So, internally we’ve officially reverted to software rendering (Microsoft OpenGL to a bitmap), and from there we upload it to CUDA… because it’s faster than hardware accelerated OpenGL + CUDA/GL interop…
I know the green team have been saying they’re working on improving CUDA/GL interop performance, but seriously guys… is anything being done? (the new itnerop APIs in 3.0 don’t make much of a difference).
As it stands, if I render on the CPU (microsoft’s software OpenGL) and upload to CUDA - I can get all that done in about 2ms (~1ms rendering, ~1ms upload).
With hardware accelerated GL, it takes 2-3ms to render - and another 2-3ms to lock/map the textures to CUDA… so that’s 4-6ms to do everything in hardware… How can it possibly be this slow???
cuGraphicsMapResources still takes 500us-3ms (spikes wildly) to map 2 320x240 images (1 GL_RGB8UI_EXT, 1 GL_R32F).
Then hardware accelerated OpenGL takes 2-3ms to render those two 320x240 images (MRT outputs (passthrough shader, depth output) - of a ~400 triangle mesh with a ~256^2 GL_LUMINANCE texture).
Is anyone able to give advice/feedback on their own personal experiences with OpenGL interop in a CUDA development environment? Should I just give up? Should our company invest 3 months to write a rasterizer/raytracer in CUDA? or should I stick to the CPU?
(Sorry if this sounds like a rant, it somewhat is - I just finished making the final changes to revert to using the CPU for this - and it still doesn’t seem right to be doing this…)
I was having some OpenGL interop performance issues a little while ago and I eventually discovered that I was getting into some sub-optimal code path by not passing NULL as the data pointer when creating my OpenGL buffer objects.
I found this to be the case regardless of the usage hint that I passed in. I also found that the time taken on the slow path was proportional to the buffer size, which might explain why your interop overhead is less than what I observed. Also, I found that if I created a buffer using the fast path, but then tried to upload data from host memory using glBufferSubData at any time during the OpenGL buffer object’s lifetime, it would cause me to end up on the slow path again.
So the moral of the story is when using OpenGL interop, always use CUDA to upload data from from host memory into the OpenGL buffer. If you use OpenGL to do this, then it will put you on a slow code path.
I did this test on Windows XP with CUDA 2.3 desktop drivers.
Very interesting, but sadly it doesn’t quite help me.
All of the OpenGL data I have is relatively static (upload data to OpenGL once, never again - so uploading data to OpenGL isn’t my bottleneck).
All of my performance problems seem to be OpenGL taking longer in HW than SW to rasterize (which seems odd, Core2 duo vs. GTX 260), and getting the framebuffer (colour / depth) to CUDA…
I’m using the new CUDA 3.0 interop API for getting the framebuffer from OpenGL to CUDA when using HW accelerated OpenGL, which seems to take a few milliseconds (almost as if it’s still converting/copying the textures from OpenGL to CUDA memory)…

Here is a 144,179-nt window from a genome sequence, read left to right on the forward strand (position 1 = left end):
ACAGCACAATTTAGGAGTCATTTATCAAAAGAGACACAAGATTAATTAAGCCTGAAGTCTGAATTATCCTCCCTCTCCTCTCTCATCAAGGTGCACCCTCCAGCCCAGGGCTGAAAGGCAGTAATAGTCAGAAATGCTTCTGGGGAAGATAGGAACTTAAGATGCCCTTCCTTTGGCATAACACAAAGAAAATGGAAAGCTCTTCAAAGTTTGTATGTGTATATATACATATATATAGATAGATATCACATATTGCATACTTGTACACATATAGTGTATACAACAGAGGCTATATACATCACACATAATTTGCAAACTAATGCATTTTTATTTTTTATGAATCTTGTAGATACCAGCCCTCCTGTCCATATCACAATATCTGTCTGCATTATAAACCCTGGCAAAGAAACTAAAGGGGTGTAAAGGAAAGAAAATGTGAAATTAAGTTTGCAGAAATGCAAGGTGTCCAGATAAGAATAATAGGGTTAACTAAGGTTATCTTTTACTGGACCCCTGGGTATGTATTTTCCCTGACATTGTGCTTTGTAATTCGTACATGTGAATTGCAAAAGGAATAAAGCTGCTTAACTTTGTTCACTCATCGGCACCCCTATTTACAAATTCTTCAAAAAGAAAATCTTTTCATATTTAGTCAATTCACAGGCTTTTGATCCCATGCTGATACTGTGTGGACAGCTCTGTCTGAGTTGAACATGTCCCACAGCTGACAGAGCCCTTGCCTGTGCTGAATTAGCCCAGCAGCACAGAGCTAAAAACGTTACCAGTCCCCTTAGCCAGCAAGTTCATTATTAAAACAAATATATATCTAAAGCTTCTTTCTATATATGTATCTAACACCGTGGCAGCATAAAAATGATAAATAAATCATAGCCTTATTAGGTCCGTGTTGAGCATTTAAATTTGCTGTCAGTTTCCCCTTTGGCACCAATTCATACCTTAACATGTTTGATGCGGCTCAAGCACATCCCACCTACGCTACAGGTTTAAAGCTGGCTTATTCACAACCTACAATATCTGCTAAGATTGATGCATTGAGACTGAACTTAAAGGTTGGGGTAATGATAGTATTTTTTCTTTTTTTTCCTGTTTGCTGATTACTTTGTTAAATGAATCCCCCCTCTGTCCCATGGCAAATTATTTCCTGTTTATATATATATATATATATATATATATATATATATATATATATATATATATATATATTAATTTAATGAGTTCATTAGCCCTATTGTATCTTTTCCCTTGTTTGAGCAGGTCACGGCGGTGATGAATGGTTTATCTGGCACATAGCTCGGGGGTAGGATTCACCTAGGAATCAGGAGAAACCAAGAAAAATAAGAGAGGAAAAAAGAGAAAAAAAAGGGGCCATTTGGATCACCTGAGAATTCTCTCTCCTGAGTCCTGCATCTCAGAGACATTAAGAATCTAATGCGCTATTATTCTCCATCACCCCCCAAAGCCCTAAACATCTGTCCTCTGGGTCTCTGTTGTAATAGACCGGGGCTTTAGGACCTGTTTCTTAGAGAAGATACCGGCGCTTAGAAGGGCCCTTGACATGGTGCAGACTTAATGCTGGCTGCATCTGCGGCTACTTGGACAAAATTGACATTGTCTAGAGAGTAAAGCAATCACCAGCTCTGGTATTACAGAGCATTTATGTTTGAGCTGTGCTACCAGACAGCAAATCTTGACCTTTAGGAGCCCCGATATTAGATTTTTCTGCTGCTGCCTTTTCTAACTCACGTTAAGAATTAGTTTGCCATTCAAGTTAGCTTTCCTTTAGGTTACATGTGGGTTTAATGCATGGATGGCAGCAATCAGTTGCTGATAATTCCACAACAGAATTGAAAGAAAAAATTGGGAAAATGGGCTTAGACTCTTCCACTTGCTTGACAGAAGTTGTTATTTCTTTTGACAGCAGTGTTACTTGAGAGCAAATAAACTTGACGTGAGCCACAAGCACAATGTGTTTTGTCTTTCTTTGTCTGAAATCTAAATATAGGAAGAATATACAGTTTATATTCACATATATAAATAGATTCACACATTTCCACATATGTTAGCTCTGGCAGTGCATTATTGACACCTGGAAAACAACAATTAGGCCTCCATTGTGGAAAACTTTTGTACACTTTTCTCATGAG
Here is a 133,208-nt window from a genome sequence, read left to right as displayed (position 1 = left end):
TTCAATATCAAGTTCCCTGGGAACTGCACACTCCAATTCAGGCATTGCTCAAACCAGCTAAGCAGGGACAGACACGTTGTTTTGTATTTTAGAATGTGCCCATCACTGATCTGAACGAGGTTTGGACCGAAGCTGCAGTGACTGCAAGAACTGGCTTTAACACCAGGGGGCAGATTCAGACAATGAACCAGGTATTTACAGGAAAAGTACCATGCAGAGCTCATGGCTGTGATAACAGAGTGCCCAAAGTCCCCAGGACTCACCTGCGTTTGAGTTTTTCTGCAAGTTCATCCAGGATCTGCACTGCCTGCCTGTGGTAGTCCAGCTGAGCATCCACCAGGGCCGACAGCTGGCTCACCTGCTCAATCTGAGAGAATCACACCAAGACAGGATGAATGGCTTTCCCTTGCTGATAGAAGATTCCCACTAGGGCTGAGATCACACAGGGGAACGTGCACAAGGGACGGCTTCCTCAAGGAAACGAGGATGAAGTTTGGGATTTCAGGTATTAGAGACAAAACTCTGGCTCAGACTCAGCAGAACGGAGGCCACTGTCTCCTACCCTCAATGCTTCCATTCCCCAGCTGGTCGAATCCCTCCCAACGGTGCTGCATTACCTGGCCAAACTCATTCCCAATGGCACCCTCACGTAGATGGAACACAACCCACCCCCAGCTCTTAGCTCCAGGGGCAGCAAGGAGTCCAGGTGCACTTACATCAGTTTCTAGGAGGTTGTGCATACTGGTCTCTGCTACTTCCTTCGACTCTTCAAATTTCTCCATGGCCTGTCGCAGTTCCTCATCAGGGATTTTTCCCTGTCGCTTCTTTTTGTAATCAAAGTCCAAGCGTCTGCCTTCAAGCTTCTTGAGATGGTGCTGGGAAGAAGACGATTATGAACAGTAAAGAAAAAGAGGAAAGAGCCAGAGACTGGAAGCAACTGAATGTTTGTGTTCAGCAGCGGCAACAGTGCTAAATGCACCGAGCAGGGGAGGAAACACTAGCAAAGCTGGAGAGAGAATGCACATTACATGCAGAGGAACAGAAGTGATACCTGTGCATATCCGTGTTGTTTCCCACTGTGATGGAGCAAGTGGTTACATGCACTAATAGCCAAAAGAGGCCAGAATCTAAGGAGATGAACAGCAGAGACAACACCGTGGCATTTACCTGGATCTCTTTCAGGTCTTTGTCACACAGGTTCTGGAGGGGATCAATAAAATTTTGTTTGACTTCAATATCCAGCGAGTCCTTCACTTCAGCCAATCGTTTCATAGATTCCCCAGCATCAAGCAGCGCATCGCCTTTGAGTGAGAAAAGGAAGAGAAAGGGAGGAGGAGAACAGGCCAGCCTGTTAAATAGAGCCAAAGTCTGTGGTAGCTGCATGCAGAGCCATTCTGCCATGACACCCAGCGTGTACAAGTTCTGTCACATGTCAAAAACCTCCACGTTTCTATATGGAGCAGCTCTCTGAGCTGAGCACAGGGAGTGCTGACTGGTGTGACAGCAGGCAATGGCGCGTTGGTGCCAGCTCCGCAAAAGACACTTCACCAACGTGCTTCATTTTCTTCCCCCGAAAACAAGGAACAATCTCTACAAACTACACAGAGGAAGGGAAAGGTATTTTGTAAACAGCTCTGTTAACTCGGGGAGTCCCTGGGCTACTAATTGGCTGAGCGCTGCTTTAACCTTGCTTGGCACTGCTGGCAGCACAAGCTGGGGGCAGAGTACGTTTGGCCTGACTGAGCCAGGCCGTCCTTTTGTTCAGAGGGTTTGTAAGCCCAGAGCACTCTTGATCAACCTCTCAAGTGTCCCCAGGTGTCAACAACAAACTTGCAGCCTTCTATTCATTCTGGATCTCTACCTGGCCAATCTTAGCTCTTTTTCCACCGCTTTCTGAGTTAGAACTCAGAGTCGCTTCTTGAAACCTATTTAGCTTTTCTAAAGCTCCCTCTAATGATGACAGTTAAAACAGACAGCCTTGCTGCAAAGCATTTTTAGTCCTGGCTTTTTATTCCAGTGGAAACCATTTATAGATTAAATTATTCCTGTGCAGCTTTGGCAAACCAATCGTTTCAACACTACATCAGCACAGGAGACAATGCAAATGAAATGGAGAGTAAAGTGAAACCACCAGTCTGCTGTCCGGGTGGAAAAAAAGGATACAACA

how do you measure the times? i was also quite confused by the timing of cuGraphicsMapResources until i noticed that it was actually the framebuffer operations before the first cuda call in my render method which influenced my measurements. be sure to put a glFinish() in front of your timer.start command for cuGraphicsMapResources. in my case, i did heavy FBO+MRT which slowed things down.
i also recommend to put cutilSafeCall( cudaThreadSynchronize() ); before your cpu timer start/stop commands.
Even if your OpenGL data is static, I found that you still need to upload it to the GPU using the CUDA API (cudaMemCopy, etc). If you upload your data using the OpenGL API (glBufferData or glBufferSubData, etc) then that buffer will be on a slow code path and you’ll pay a significant performance penalty (in my case about 20ms) every time you map and unmap that buffer, regardless of whether or not your data is static.
So uploading the data to OpenGL might indeed be your bottleneck, even though you only do it once, because it might be putting your buffer on a slow code path. To ensure that this isn’t happening, always pass a NULL pointer to glBufferData when allocating the OpenGL buffer.
Indeed I’m syncing both OpenGL (glFinish) and CUDA (cuCtxSynchronize) - which is how I determined HW accelerated OpenGL is slower than SW OpenGL for such simple scenes (3ms on HW, vs. ~1ms on SW).
Still, mapping the framebuffer textures takes a few milliseconds after a glFinish.
I’ll look into using CUDA to transfer data to OpenGL (though not entirely sure if this is feasible, due to the fact most our GL code is done in another library)… I really hope this isn’t the case though External Image